Learn from others who have become involved in planning
There are many examples of community led plans and campaigns which have succeeded in changing public and private sector development proposals and realising alternative community-inspired visions. They are small in scale, but have significantly shaped London, and even the approach of planning itself. Movements such as the Homes Before Roads campaign in the early 1970s contributed to the revolution of transport planning, particularly in London (read a recent blog on the campaign here ). More contemporary campaigns such as Estate Watch are bringing people together to resist demolitions in regeneration areas, see their website here . And recent efforts by local campaigners on the London Plan are also helping identify alternative visions that are closer to the needs and wishes of London’s communities.
This section of our website is about those kinds of planning activities – by ordinary people creating alternative plans or seeking to positively influence development proposals for their areas. There are many locally-based, sometimes small but always significant projects, campaigns, plans and activities going on all around London and the UK. We have collected a few (historical) examples and provided links for you to find out more.
Planning Aid for London would like to thank Michael Edwards for sharing the below examples of community-led planning initiatives in London.
Examples of community-led planning
Are you part of a community group or campaign and have you used planning to reach your goals? Please get in touch!
We are making podcasts, videos and other resources to help community groups learn from each other about planning.
Greater Carpenters Neighbourhood Forum (Newham)
Just Space, mutual-support network of community groups on planning issues, and London Tenants Federation have assisted with setting up the Greater Carpenters Neighbourhood Forum (GNCF). GNCF activities prepared and submitted a Neighbourhood Plan; at the examination of the London Legacy Development Corporation (LLDC) Local Plan, the Inspector fully backed the residents’ wishes as stated in the neighbourhood plan to retain their community and avoid demolition of housing and high-density development.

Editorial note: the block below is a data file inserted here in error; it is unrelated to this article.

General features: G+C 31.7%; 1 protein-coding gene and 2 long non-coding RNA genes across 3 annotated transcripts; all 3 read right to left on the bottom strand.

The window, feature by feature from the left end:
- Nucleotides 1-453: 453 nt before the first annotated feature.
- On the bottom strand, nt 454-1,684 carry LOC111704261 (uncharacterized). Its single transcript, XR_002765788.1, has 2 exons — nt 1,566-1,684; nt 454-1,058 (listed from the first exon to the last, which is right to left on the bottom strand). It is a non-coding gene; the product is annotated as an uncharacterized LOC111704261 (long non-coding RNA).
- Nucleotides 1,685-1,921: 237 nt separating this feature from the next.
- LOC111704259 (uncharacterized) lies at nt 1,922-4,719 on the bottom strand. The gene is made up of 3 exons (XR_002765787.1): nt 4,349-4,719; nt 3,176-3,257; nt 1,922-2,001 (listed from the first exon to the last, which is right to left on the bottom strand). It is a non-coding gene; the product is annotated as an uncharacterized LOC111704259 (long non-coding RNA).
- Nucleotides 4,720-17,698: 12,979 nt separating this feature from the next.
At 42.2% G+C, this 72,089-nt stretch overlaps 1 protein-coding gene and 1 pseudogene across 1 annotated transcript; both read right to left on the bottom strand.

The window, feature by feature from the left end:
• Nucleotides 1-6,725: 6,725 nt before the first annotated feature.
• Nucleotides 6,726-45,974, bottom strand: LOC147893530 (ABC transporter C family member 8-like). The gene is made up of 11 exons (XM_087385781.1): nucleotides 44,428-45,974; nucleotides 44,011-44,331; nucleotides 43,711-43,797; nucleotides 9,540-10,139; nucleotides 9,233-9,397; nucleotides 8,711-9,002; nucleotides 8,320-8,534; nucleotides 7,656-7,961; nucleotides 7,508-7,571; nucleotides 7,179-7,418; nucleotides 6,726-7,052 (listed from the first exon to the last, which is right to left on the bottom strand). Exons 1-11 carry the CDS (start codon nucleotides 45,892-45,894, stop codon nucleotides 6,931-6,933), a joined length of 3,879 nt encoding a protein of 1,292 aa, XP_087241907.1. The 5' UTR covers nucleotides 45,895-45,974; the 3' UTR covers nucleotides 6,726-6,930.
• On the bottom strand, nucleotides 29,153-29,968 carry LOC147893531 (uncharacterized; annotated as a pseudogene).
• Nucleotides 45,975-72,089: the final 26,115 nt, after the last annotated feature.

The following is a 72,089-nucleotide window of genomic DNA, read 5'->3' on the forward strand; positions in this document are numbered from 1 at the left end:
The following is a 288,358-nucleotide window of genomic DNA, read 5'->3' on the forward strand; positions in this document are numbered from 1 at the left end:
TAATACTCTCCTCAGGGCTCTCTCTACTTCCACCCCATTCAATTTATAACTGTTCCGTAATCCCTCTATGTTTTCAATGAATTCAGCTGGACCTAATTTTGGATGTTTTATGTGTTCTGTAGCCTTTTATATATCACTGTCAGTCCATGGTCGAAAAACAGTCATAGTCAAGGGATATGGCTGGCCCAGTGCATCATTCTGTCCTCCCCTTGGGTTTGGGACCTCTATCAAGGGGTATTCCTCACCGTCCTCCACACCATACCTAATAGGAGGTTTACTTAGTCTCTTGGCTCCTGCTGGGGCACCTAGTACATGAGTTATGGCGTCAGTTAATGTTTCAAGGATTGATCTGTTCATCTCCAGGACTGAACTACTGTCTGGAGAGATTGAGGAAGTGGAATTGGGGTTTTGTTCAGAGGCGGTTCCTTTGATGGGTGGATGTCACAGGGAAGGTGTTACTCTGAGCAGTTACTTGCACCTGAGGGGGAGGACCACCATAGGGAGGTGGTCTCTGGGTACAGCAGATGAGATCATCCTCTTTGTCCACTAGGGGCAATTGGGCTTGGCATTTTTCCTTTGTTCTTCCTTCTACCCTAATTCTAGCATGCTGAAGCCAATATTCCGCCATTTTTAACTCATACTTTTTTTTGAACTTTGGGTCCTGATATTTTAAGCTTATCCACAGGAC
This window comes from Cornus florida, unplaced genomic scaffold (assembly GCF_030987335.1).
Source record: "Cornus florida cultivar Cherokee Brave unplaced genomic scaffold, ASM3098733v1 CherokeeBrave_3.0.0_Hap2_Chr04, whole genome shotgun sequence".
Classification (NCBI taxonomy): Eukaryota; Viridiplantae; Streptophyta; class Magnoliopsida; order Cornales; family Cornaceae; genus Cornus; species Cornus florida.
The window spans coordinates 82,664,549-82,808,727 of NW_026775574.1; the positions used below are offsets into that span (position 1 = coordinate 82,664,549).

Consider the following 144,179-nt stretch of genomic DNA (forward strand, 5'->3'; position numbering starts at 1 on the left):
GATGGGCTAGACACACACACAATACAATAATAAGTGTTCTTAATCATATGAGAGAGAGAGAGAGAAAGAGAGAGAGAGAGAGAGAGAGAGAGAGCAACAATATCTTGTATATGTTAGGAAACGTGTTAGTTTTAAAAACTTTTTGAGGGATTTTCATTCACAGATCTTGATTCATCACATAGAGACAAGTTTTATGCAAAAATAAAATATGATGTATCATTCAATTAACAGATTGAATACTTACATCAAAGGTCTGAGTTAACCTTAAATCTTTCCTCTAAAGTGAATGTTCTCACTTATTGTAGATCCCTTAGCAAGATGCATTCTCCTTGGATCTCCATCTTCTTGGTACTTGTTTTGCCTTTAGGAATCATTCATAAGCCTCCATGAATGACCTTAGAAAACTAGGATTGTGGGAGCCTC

However, the examination of the Neighbourhood Plan has recommended the deletion of essential policies that opposed demolition and sensitive infill development of housing. Most of the land on the estate is owned by Newham Council, although the Local Planning Authority is the LLDC. Newham Council has developed various plans in the past to demolish and regenerate the estate.
Read more about the Greater Carpenters Neighbourhood Forum here.
Calthorpe Community Garden (Camden)
Calthorpe Community Garden is a small plot of land on London’s Grays Inn Road near King’s Cross which originated through sustained agitation by local residents of this very dense district, who finally in 1983 persuaded the local authority, who owned the land, to let it be used as a community centre for sustainable food growing and other services.
It’s now a self-governing charity offering a horticultural programme for people with learning disabilities and mental health issues, supervised activities for children, sports development for children, and other community classes and activities.
Read more about the charity here.
Coin Street (Lambeth)
Coin Street Community Builders is perhaps the most-cited contemporary example of community building in London. Located on London’s South Bank, Coin Street redevelopment began from the local people, who mounted a campaign to purchase some land and regenerate their local neighbourhood. See their website for more information here.
You can also find a long and carefully-referenced history of Coin Street Community Builders, by London based artist and writer Will Jennings, which appeared in Medium here.
Stonebridge Estate (Brent)
The Stonebridge Estate in Brent underwent a community-led redevelopment process in the 1980s. The communities living at the estate used the Planning for Real approach to community planning. With assistance from the Community Land and Workspace Services (CLAWS) and Planning Aid for London, residents worked with the Stonebridge Tenants Advancement Committee to establish a Housing Action Trust. Together they drew up plans for the redevelopment the estate into mainly high-density medium rise terraced housing.